Editor’s Note: Steve Browne is a good friend of Rehaul and has conducted local HR forums for several years. One of their most recent forums focused on organizational silos and how to break out of them. What follows is an edited version of the results of that discussion. You can follow Steve on Twitter.
At Steve’s latest forum, he asked attendees to tackle the intersection of organizational silos and HR and how they can be overcome. There were three critical questions that he asked forum members to answer.
What keeps us in silos at work?
- Organizational structure favors this. It doesn’t mean that it’s bad, it just means that it’s how organizations have been designed to be efficient. It is the “classical” model to have groups in functions that support their essential functions within the company.
- Company cultures reinforce this. This is where organizational design turns ugly. The culture looks for people to stay in their silo because that is what is expected. If people tend to want to cross “silos”, they are seen more often in a negative light.
- Perceptions of others. We like to see other people in their silos. It is easier for us to “label” them and understand or “perceive” what they do. HR is as guilty of this as anyone. We want to label people as “Marketing” or “Finance” or “Sales” when we don’t want to be labeled ourselves. We need to all remember that we’re in business.
- Conformity is expected. Company norms help define a culture and companies shouldn’t apologize for that. However, conformity becomes bad when the conformity expected is poor behavior, unethical practices, or discriminatory. There is no call for that kind of conformity.
- Job expectations. Our jobs can absolutely keep us in our silos. Most people have more than full plates. Not all of the work may be meaningful, but it does keep us tied to our departments and functions.
- We like them. We even use words like “team” to mask the silo that it allows. People like to be on teams, so we march right along. Look at “cross-functional” teams with people from other areas. They are really more effective, but they have a much longer normalization process.
What keeps HR in a silo as a profession?
- The perception of HR. Many in HR feel that no one outside of HR can understand the pain and suffering HR goes through in order to exist. When you throw in all the traditional monikers for HR: The police, the “No” people, the grim reapers, the party planners, the no fun department, etc, perception is a problem. It is difficult to be in a profession where we’ve allowed these to be the descriptors of an entire industry.
- We allow these perceptions because we’re sissies. HR has chosen too often to be the company doormat instead of the company leader. The constant fear of litigation paralyzes HR and it shouldn’t. Also, instead of confronting others with the truth regarding issues such as performance, engagement and development, we continue to pander to people including Senior Management.
- Working with people IS tough. People are fascinating and offer incredible strength, insight, value and innovation every day but they can also be difficult to work with. It just depends on how HR views people and how HR models behavior to others. It’s past time to take on the naysayers in organizations and work from a position of strength.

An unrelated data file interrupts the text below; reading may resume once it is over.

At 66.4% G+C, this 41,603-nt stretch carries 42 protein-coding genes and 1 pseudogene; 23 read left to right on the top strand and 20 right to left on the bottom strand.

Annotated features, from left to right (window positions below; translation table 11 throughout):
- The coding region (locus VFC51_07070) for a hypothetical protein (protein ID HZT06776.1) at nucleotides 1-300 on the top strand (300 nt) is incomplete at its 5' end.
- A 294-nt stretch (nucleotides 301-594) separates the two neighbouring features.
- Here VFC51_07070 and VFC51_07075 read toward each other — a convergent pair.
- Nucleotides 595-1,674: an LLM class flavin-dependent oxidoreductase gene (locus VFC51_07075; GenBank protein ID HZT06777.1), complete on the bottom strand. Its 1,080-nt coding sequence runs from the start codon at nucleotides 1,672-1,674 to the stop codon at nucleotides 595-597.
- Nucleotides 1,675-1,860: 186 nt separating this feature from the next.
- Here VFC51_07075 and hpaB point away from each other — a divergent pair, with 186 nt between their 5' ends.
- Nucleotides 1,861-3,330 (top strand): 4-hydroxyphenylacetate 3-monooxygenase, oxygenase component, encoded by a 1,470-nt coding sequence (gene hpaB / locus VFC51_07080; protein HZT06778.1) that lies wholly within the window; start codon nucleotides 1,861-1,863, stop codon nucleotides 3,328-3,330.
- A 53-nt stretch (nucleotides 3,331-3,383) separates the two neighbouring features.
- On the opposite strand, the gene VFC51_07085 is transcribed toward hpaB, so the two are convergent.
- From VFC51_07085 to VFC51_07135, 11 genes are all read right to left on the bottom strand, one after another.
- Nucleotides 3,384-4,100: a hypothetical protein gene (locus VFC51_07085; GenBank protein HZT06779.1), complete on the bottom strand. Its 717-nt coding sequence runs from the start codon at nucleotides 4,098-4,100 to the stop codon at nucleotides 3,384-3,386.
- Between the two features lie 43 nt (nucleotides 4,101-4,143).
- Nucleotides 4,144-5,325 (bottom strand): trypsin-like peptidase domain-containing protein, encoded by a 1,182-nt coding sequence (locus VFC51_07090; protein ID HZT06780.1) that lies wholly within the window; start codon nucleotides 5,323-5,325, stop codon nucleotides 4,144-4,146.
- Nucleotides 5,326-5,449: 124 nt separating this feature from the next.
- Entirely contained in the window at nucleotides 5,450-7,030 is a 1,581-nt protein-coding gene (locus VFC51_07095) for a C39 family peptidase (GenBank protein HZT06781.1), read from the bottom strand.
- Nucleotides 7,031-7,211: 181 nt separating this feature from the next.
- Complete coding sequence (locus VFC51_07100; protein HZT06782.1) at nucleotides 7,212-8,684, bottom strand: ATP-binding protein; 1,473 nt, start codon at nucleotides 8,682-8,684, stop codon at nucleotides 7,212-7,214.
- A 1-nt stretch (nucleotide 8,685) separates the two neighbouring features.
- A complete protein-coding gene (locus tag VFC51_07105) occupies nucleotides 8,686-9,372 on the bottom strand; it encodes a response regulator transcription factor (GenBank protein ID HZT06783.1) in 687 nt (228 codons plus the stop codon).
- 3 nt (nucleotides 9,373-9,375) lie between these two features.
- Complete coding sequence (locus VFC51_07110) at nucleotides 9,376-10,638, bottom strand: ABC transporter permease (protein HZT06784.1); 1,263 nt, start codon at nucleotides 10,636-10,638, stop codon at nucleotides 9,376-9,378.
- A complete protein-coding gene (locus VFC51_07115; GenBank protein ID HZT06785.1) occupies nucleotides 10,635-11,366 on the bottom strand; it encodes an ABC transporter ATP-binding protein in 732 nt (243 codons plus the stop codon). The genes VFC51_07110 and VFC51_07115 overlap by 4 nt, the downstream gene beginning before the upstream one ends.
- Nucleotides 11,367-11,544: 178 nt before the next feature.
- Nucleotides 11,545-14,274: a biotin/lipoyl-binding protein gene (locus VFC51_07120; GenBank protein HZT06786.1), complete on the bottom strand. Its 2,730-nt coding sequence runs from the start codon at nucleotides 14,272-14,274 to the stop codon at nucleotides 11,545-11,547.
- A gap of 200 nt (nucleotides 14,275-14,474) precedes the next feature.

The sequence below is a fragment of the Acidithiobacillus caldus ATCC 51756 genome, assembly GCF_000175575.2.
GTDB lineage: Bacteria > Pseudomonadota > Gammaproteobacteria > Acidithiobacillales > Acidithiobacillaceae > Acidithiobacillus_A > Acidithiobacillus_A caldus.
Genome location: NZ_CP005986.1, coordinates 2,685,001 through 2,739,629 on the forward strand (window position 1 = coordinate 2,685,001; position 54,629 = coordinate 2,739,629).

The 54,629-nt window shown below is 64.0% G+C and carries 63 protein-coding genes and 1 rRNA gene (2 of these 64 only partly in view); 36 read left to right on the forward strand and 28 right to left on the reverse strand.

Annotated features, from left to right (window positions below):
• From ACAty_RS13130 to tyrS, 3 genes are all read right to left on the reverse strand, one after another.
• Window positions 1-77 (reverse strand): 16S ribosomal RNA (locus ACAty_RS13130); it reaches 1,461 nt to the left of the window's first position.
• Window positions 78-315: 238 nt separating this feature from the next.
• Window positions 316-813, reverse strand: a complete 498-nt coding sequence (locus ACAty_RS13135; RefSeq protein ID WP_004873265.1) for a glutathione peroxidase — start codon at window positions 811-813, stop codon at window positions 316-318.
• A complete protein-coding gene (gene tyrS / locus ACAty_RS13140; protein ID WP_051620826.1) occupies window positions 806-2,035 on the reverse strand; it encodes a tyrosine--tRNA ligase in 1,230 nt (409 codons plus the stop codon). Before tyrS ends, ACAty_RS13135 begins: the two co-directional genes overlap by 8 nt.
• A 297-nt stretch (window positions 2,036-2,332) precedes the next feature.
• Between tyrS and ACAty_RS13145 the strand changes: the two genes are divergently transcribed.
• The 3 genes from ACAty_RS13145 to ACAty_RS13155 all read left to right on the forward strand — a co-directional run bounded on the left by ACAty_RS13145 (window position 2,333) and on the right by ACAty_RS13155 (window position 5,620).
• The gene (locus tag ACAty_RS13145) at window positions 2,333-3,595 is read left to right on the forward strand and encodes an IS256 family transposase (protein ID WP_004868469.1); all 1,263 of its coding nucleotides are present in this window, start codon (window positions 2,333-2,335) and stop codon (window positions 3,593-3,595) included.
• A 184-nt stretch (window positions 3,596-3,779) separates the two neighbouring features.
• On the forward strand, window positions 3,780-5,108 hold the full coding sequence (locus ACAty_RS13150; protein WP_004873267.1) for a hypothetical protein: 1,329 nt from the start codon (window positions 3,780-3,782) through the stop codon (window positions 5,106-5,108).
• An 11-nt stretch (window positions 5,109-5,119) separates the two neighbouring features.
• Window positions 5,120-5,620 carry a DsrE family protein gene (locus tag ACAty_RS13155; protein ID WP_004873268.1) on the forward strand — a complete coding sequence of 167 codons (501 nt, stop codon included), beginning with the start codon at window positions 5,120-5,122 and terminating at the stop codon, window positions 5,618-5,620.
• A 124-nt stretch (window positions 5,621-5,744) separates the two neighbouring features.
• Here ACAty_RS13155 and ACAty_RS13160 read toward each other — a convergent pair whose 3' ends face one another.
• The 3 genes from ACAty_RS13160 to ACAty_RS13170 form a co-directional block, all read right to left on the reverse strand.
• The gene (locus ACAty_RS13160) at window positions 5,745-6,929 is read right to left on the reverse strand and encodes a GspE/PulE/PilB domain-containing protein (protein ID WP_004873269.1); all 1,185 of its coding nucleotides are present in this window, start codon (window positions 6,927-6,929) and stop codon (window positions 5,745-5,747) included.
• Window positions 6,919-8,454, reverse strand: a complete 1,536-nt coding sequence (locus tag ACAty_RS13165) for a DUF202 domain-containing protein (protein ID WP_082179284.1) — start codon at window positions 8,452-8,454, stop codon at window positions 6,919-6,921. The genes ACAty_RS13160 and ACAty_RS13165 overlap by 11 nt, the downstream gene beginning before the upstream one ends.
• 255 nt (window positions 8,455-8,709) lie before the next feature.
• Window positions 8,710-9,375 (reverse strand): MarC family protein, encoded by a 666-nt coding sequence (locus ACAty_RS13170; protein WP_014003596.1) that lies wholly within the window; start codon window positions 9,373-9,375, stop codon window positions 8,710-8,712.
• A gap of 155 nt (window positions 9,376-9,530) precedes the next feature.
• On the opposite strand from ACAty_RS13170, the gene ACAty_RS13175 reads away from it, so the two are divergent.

- We took the “H” out of “HR.” HR has thrived on being administratively strong in spite of people. Look at the literature, the training material and the constant barrage of paper that continues to hit us. The fact of compliance and regulations won’t ease up in the near future. HR has to be in the “human” business if they want to be seen as valuable.
- Not seen as a resource. If HR always acts beat down, why would people come to them? This comment smacks of siloed life very well. If we’re always distant and aloof, we can’t be a resource.
How can we realistically change this?
- Solution: Out vs. In. We need to get away from our desks and dive into the sea of people we work with. Yes, it is challenging, but in a very vivid way! Remember, when you leave your desk, it doesn’t miss you. HR needs to understand the pulse of the culture and you can only do that by being with the people in your company.
- Solution: Integrate HR across all departments. The old model of HR is where people came to HR when there was either a serious Employee Relations problem or if an administrative need was at hand. An integrated organization has HR in all departments because all departments have people. Years ago SHRM encouraged HR to get a “seat at the table” and HR struggled to even understand how to do it. This model shows that HR can be strategic if it’s integrated. Being at the table never meant only getting “C-Suite” positions, attending endless meetings and making sure our metrics translated into business language.
- Solution: Be in “business” and not “HR.” We can only be outside of our silo if we consciously live outside of it. HR has to understand that the true measure of success is if the company they work for succeeds. All the programs and initiatives of the world won’t matter if the company you work for doesn’t exist. Your job is to help your company do what it does to stay in business.
What do you think? Did these folks hit the mark?